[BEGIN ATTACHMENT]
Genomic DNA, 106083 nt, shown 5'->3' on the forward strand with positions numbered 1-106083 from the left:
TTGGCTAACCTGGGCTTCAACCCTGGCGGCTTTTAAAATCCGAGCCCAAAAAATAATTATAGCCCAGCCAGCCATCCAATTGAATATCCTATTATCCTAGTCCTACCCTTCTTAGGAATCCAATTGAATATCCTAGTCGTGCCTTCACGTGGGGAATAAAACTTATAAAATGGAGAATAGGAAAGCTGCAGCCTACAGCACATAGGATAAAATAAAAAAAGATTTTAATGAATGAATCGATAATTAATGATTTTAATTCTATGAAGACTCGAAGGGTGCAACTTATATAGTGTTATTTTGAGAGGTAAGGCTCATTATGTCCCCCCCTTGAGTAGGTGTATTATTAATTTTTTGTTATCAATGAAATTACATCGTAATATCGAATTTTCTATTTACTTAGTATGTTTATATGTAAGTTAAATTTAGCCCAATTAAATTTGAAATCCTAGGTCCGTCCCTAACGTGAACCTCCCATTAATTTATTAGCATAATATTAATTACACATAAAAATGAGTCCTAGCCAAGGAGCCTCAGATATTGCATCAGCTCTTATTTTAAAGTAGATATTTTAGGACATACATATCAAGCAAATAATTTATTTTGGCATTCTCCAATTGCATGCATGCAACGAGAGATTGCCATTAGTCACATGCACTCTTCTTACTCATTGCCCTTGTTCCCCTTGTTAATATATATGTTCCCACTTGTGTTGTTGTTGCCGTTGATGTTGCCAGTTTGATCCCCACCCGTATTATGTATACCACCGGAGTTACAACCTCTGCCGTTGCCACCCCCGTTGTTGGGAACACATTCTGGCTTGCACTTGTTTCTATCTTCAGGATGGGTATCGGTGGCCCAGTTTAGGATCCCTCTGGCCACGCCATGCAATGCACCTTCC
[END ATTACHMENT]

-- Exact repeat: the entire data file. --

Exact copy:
Genomic DNA, 106083 nt, shown 5'->3' on the forward strand with positions numbered 1-106083 from the left:
TTGGCTAACCTGGGCTTCAACCCTGGCGGCTTTTAAAATCCGAGCCCAAAAAATAATTATAGCCCAGCCAGCCATCCAATTGAATATCCTATTATCCTAGTCCTACCCTTCTTAGGAATCCAATTGAATATCCTAGTCGTGCCTTCACGTGGGGAATAAAACTTATAAAATGGAGAATAGGAAAGCTGCAGCCTACAGCACATAGGATAAAATAAAAAAAGATTTTAATGAATGAATCGATAATTAATGATTTTAATTCTATGAAGACTCGAAGGGTGCAACTTATATAGTGTTATTTTGAGAGGTAAGGCTCATTATGTCCCCCCCTTGAGTAGGTGTATTATTAATTTTTTGTTATCAATGAAATTACATCGTAATATCGAATTTTCTATTTACTTAGTATGTTTATATGTAAGTTAAATTTAGCCCAATTAAATTTGAAATCCTAGGTCCGTCCCTAACGTGAACCTCCCATTAATTTATTAGCATAATATTAATTACACATAAAAATGAGTCCTAGCCAAGGAGCCTCAGATATTGCATCAGCTCTTATTTTAAAGTAGATATTTTAGGACATACATATCAAGCAAATAATTTATTTTGGCATTCTCCAATTGCATGCATGCAACGAGAGATTGCCATTAGTCACATGCACTCTTCTTACTCATTGCCCTTGTTCCCCTTGTTAATATATATGTTCCCACTTGTGTTGTTGTTGCCGTTGATGTTGCCAGTTTGATCCCCACCCGTATTATGTATACCACCGGAGTTACAACCTCTGCCGTTGCCACCCCCGTTGTTGGGAACACATTCTGGCTTGCACTTGTTTCTATCTTCAGGATGGGTATCGGTGGCCCAGTTTAGGATCCCTCTGGCCACGCCATGCAATGCACCTTCC